Cropping is expanding in the high-rainfall areas of Australia as growers search for enterprise diversification.
According to Maitland SA farmer and GRDC Southern Region panel member Neil Smith, with this has come the need to review annual pasture legume research priorities for these areas. This is what took place at Hamilton, Victoria, recently.
What they wish for
South-eastern SA farmer Hugh Jarvis, a member of the GRDC-Woolmark Industry
Linkage Group, said the workshop had addressed three core areas:
- producers' future needs from pastures as a ruminant feed source
- pasture varieties and systems that could enhance the profitability of future crops
- better pasture species for problem areas including deep acid sandy soils, saline areas and waterlogged sites.
Specifically the wishlist included:
- pasture varieties that wouldbetter fill the autumn feed gap and grow more quickly following the autumn break
- an intermediate hard -seeded yellow serradella for acid sands. The new release Cadiz was very popular but was soft-seeded and affected by false breaks, whereas the yellow serradellas were very hard-seeded
- species better adapted to sowing in the last year of a cropping phase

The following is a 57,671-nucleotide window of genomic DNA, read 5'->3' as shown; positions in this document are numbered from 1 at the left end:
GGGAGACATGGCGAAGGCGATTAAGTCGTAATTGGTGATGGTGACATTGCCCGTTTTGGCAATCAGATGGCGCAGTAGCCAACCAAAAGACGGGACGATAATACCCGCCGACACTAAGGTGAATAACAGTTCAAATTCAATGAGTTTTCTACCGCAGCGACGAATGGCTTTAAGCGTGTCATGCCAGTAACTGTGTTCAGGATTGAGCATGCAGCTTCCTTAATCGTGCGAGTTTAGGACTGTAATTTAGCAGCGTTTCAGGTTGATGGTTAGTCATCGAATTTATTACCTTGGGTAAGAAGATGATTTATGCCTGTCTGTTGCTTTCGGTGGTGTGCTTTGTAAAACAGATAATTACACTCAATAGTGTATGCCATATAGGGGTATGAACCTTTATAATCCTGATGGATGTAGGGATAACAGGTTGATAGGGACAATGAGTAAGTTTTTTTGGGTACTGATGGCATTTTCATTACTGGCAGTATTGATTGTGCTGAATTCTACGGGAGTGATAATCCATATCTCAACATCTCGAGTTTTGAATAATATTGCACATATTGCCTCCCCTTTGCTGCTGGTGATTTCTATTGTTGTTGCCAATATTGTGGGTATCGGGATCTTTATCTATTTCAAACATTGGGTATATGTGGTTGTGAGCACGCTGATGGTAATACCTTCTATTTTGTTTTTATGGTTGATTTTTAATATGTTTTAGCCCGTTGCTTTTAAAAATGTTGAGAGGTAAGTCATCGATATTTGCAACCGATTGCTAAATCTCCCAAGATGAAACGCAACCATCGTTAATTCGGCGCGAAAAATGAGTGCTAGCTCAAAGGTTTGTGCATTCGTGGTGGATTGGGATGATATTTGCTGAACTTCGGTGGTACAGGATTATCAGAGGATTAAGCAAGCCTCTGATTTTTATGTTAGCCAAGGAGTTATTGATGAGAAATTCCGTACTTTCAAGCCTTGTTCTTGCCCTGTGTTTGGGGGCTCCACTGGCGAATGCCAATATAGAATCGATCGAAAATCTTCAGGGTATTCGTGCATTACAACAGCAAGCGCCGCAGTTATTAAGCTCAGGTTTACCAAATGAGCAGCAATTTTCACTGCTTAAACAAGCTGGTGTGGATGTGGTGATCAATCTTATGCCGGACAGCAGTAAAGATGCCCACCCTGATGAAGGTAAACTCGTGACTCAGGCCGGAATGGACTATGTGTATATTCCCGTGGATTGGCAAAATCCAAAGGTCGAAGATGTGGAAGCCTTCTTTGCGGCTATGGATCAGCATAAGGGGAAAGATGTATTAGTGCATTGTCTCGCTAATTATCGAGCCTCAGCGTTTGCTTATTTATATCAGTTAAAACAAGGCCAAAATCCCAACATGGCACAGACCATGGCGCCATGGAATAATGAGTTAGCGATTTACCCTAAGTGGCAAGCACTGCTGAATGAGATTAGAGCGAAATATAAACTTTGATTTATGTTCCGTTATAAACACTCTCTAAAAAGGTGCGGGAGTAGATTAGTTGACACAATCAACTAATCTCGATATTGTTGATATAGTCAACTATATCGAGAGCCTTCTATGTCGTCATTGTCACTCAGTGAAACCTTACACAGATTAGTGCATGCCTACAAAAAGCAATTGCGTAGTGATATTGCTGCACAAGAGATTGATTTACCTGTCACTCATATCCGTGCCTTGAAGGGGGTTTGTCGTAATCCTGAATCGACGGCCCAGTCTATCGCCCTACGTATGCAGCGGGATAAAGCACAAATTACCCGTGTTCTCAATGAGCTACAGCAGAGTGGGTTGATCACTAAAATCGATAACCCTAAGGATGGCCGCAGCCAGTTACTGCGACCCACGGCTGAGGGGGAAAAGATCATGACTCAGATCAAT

- more varietal diversity for soils that become waterlogged, along with deeper-rooted species which could help dry out the soil profile.
NAPLIP coordinator Bill Collins said balansa clover was being grown on waterlogged areas and the new release Bolta had extended the range where this clover species could succeed. However, there was a need to increase species diversity rather than have an annual legume monoculture develop.
He said the workshop had reinforced the need for growers to have access to affordable seed supplies.
The breeding and release of new aerial-seeding varieties would help achieve this aim as growers could harvest with conventional headers.
This development also had sustainability ramifications. Current seed harvesting using the 'vacuum cleaner' approach predisposed land to wind erosion.
As far as pests and diseases are concerned, Dr Collins said the workshop had identified clover scorch as an ongoing problem along with red-legged earth mite. Curiously, growers did not identify Phytophthora root rot as a major issue.